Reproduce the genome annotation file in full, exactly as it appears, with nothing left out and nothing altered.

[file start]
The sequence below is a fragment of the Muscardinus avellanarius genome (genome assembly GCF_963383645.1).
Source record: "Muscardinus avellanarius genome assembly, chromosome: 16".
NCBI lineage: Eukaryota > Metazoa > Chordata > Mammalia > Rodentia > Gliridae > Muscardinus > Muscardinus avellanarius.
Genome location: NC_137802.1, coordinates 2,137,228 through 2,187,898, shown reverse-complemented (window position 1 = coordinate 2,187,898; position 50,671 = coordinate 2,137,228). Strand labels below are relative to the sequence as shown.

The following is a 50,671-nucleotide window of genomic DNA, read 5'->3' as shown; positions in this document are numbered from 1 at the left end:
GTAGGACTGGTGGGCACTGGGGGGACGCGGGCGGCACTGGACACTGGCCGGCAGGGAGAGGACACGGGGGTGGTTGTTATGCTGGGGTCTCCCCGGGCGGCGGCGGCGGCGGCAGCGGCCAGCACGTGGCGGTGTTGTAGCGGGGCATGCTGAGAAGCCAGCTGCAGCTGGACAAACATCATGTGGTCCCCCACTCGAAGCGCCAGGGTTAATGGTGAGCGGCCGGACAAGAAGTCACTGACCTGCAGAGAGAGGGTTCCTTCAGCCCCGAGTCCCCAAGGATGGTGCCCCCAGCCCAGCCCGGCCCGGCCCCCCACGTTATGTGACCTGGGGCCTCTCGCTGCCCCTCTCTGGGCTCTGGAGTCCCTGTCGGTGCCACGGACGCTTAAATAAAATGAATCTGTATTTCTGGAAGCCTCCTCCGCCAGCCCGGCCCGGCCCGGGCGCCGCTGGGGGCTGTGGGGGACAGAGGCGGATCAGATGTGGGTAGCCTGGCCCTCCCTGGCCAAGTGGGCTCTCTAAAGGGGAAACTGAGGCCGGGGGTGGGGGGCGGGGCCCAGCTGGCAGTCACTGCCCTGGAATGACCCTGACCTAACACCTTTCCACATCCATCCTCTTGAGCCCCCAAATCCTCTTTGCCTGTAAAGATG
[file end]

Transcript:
The sequence below is a fragment of the Muscardinus avellanarius genome (genome assembly GCF_963383645.1).
Source record: "Muscardinus avellanarius genome assembly, chromosome: 16".
NCBI lineage: Eukaryota > Metazoa > Chordata > Mammalia > Rodentia > Gliridae > Muscardinus > Muscardinus avellanarius.
Genome location: NC_137802.1, coordinates 2,137,228 through 2,187,898, shown reverse-complemented (window position 1 = coordinate 2,187,898; position 50,671 = coordinate 2,137,228). Strand labels below are relative to the sequence as shown.

The following is a 50,671-nucleotide window of genomic DNA, read 5'->3' as shown; positions in this document are numbered from 1 at the left end:
GTAGGACTGGTGGGCACTGGGGGGACGCGGGCGGCACTGGACACTGGCCGGCAGGGAGAGGACACGGGGGTGGTTGTTATGCTGGGGTCTCCCCGGGCGGCGGCGGCGGCGGCAGCGGCCAGCACGTGGCGGTGTTGTAGCGGGGCATGCTGAGAAGCCAGCTGCAGCTGGACAAACATCATGTGGTCCCCCACTCGAAGCGCCAGGGTTAATGGTGAGCGGCCGGACAAGAAGTCACTGACCTGCAGAGAGAGGGTTCCTTCAGCCCCGAGTCCCCAAGGATGGTGCCCCCAGCCCAGCCCGGCCCGGCCCCCCACGTTATGTGACCTGGGGCCTCTCGCTGCCCCTCTCTGGGCTCTGGAGTCCCTGTCGGTGCCACGGACGCTTAAATAAAATGAATCTGTATTTCTGGAAGCCTCCTCCGCCAGCCCGGCCCGGCCCGGGCGCCGCTGGGGGCTGTGGGGGACAGAGGCGGATCAGATGTGGGTAGCCTGGCCCTCCCTGGCCAAGTGGGCTCTCTAAAGGGGAAACTGAGGCCGGGGGTGGGGGGCGGGGCCCAGCTGGCAGTCACTGCCCTGGAATGACCCTGACCTAACACCTTTCCACATCCATCCTCTTGAGCCCCCAAATCCTCTTTGCCTGTAAAGATG